He always emphasized that the needs have to change according to times, needs could not be stagnant and old principles could not apply to new surroundings. Men can only take the old times as guidance wherever applicable, but they definitely cannot replicate old times to suit the new ones. In that context, again he argues:
"The circumstances of the world are continually changing, and the opinions of men change also; and as government is for the living, and not for the dead, it is the living only that has any right in it. That which may be thought right and found convenient in one age may be thought wrong and found inconvenient in another. In such cases, who is to decide, the living or the dead2"
He was the product of his time, a time which was rebelling against conventional political systems in Europe and America. He thought it was the duty of all well-informed to support this fight for freedom. In his letter to his celebrated friend General de la Fayette, he expresses the hope that despotism in Germany would end bringing down misery and taxation both in France and Germany.
"Mankind, as it appears to me, are always ripe enough to understand their true interest, provided it be presented clearly to their understanding, and that in a manner not to create suspicion by anything like self-design, nor offend by assuming too much" Where we would wish to reform we must not reproach3".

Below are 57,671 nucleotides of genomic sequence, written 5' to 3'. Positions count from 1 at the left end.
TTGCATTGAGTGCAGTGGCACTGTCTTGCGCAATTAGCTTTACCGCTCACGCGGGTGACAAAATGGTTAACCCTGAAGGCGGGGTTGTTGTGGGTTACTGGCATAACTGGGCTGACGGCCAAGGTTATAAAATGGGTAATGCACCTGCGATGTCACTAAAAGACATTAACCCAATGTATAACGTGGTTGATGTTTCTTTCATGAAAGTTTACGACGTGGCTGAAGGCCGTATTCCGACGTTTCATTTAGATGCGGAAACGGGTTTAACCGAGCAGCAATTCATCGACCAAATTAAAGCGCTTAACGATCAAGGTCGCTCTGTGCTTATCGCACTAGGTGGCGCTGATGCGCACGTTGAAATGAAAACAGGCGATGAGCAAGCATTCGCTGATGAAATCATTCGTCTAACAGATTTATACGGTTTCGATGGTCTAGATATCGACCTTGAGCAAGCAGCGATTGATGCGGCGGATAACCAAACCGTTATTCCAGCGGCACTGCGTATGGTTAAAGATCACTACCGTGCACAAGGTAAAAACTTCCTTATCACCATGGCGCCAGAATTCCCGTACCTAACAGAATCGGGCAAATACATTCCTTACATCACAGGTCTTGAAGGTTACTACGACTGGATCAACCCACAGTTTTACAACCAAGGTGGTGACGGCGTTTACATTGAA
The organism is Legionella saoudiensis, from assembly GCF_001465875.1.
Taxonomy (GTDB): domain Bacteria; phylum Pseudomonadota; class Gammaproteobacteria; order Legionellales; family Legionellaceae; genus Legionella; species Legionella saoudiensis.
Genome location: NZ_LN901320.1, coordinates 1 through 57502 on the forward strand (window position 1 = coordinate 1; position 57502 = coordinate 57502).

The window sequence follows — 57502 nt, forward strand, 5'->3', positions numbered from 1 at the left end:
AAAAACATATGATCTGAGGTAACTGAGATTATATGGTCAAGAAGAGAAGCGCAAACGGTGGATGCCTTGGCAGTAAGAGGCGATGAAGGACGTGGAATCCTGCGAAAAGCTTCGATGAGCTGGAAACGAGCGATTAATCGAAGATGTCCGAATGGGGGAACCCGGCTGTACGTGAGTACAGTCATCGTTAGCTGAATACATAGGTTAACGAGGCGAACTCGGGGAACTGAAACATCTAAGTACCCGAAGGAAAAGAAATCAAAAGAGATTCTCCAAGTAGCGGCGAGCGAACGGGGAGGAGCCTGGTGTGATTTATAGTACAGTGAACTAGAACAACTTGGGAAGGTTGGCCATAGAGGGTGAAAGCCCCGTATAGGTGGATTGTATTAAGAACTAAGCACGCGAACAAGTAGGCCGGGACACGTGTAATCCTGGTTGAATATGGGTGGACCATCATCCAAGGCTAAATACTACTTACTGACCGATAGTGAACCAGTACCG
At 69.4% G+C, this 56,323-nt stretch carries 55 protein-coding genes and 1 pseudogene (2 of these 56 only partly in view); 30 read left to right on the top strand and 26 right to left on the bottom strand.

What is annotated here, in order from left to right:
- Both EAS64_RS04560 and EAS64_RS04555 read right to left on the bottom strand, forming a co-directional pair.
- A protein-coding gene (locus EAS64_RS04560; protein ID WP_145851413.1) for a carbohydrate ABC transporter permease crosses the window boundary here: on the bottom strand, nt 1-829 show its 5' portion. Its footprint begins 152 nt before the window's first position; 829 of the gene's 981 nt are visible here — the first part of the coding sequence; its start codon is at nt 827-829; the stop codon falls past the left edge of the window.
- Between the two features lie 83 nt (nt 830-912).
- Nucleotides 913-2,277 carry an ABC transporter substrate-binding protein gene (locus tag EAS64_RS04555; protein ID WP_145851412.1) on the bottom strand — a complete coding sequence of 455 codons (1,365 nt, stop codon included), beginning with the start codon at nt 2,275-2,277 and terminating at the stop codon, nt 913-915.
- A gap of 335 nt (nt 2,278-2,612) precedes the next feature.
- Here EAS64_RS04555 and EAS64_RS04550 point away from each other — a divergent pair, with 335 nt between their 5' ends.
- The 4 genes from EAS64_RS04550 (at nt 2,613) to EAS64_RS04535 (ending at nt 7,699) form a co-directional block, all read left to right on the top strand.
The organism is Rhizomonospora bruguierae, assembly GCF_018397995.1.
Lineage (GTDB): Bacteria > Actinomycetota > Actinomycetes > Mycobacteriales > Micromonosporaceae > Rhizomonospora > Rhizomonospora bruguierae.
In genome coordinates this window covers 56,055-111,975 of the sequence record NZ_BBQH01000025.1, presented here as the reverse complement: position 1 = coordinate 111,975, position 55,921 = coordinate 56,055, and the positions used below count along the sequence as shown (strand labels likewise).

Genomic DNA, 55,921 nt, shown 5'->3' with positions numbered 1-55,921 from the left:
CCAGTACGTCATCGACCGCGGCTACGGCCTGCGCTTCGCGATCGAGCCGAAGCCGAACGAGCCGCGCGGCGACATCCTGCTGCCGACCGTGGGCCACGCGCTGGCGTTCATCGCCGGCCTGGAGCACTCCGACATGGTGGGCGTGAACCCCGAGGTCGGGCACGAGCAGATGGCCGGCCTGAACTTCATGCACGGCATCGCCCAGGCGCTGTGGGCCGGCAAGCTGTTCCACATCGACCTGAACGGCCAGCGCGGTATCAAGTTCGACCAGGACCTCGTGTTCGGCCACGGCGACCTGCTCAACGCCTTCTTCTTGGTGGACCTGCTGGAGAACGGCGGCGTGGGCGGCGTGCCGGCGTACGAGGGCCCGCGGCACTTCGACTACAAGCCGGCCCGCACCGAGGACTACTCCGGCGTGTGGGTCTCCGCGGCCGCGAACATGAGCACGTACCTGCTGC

Paine always lived in the periphery of society, because it was a changing society, not yet fully changed and he could not mingle with such a society, where most of accepted institutions including marriage his inner self could not accept. This definitely does not mean that he was anti-social. It means he was against most of the accepted institutions that have become...
This essay explores the life and deeds of a great philosopher and a genius product of his time Thomas Paine. Paine had an uncanny sense of timing, bringing out his revolutionary ideas exactly when they are needed and could foresee the future of his ideas clearly.
Exemplary thinkers like Paine, Rousseau, Kant and Locke were the cream of humanity of the times in which they lived. Their thinking was unparalleled and they are relevant even to this day. Humanity has reached present level, shaped and nurtured by such thinkers. They were no doubt plagued by the problems posed by their own times, but they rose above the rest in tackling those problems, simultaneously influencing many generations to come. Henry Collins, in his introduction of Paine, Rights of Man, says: “He said what he thought on all subjects and at all times, without the least regard for the consequences,” and this quality of fearlessness set him apart from his contemporaries. He also said “When the tongue or the pen is let loose in a frenzy of passion, it is the man, and not the subject, that becomes exhausted”.
Paine was not a mere theorizing thinker. He combined his theories with slight cynicism and a great amount of common sense. Though he defied society, he also knew that social acceptance was necessary to run a political institution even in democracy and free world. He always argued that persecution and victor’s law in any form would provide a reaction by creating a precedent and this would again lead to slavery and enmity that has to end up in war once again.